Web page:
Sermon for the Second Sunday in Easter
April 03, 2016
Preacher: The Rev. Bret B. Hays
Give Thomas at least this much credit: he is genre savvy. Genre savvy is when a person recognizes that their own situation is like a genre of fiction, and acts accordingly. Like if you find yourself at a spooky old house with some friends, even if you don’t believe in ghosts, you know better than to split up and explore. Or when a bad guy catches a good guy, and he’s sure he can’t escape, but he decides not to explain his evil scheme to the hero, just in case. So one of the reasons Jesus had come to Jerusalem at that particular time was because Lazarus had died. They had already earned the jealous scorn of the elites. Thomas was savvy enough to recognize that if Jesus and his disciples went to Jerusalem in response to the death of Lazarus, the elite would probably take the opportunity to kill them — and, indeed, Jesus had died. Thomas was also savvy enough to recognize that his squabbling fellow male disciples were not the most reliable men in the world — and, indeed, all of them had abandoned Jesus at his crucial moment, except for John. So we can understand, and even sympathize, with Thomas when he doubts, as he is not doubting Jesus per se, but rather doubting a fantastical claim made by men whose track record is dubious at best.
Thomas recognized that Jesus’s story had shaped his life. That’s the whole point of being a disciple. Thomas’s real mistake was not doubting, but misidentifying the genre of the story of Jesus. Thomas thought he was in a tragedy, and up to this moment his experience was completely consistent with the conventions of that genre: a good man had taken a noble cause so far that it brought about his downfall. In a tragic story, you say that the hero took things a little too far. And we can sympathize with Thomas’s mistake of genre because the story that he was a part of had never been told before. The story of the Resurrection is unique in all history, which is one reason why it can be difficult to accept. Most of the time, once we realize that a story is telling us something that is at odds with everything else we know we dismiss that story, and most of the time that’s the right decision. But in this case, the thing that makes this story unique is the very reason to embrace it.
The resurrection is unique because it is God’s solution to the problems of sin, corruption, and death. As familiar as these problems are, they are not what God intended for Creation to become, and the God I know and love is not the kind to just give up and accept problems like that. God knew perfectly well that nothing God had created could mend Creation, so God sent God to do what only God can do. The resurrection is also unique because God’s solution worked. God didn’t need to try again; Jesus got it right the first time. And, the resurrection is unique because it changes the nature of existence and reality itself. It changes the rules of the game, transforms the story of the world by overcoming the world. Now God and humanity are reconciled under a new covenant. Now the relationship between creator and creation is richer and more complex. Now the resurrection of one creates hope for all.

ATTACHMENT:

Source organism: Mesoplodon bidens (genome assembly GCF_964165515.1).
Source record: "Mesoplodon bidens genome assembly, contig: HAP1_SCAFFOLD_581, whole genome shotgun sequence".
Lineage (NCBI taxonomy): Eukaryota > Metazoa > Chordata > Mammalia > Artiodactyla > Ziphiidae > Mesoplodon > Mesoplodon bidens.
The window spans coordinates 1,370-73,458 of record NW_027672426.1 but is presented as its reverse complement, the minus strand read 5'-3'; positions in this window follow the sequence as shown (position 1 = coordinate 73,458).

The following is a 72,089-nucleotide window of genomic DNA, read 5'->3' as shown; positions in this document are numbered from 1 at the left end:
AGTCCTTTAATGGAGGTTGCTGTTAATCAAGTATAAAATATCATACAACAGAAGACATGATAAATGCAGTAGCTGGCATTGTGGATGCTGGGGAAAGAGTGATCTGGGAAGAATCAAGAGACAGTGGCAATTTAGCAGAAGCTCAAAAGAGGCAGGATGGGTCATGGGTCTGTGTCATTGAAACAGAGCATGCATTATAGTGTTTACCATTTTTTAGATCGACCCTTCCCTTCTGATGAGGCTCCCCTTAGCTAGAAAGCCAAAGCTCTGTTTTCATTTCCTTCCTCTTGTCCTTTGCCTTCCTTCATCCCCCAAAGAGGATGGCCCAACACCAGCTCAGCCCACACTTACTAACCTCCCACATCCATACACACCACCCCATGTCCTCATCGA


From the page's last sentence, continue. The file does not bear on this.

One of my favorite things about this story is how it brings some sober realism to the old canard that Jesus was not really resurrected, but only his disciples’ respect of his memory, or obedience to his teachings, was restored. Right here in the Gospel itself we see all ten disciples trying to convince one of their own to accept news that he would have wanted to believe, news that had united them despite their earlier squabbling, news that gave them courage, hope, and joy— and it falls flat. The notion of a so-called “spiritual resurrection” in the hearts of the disciples has been a spectacular failure from the first and best chance it ever had. And then, as if that wasn’t enough to make the point, the risen Christ rejoins his friends. An encounter with the risen Christ, his very physical body still bearing the marks of his passion, in a moment succeeded where who knows how much hot air had failed. An instant in the presence of Christ made a notorious skeptic blurt out the greatest expression of faith spoken by anyone in John’s Gospel: “My Lord and my God!”
The fact of resurrection changes things, since that’s what God intended for it to do. The fact of resurrection is why Jesus’s words to us, “Blessed are those who have not seen and yet have come to believe,” give us such hope and joy. It gave eyewitnesses, and hand-witnesses, the courage to proclaim the Good News of the whole story of Jesus and hand it down to us. The fact of resurrection is what connects us to God, and what makes us one body with those who did see, and touch, and believe. If resurrection can overcome sin and death and hell, and replace them with grace and peace and life, what do you think resurrection can change in you?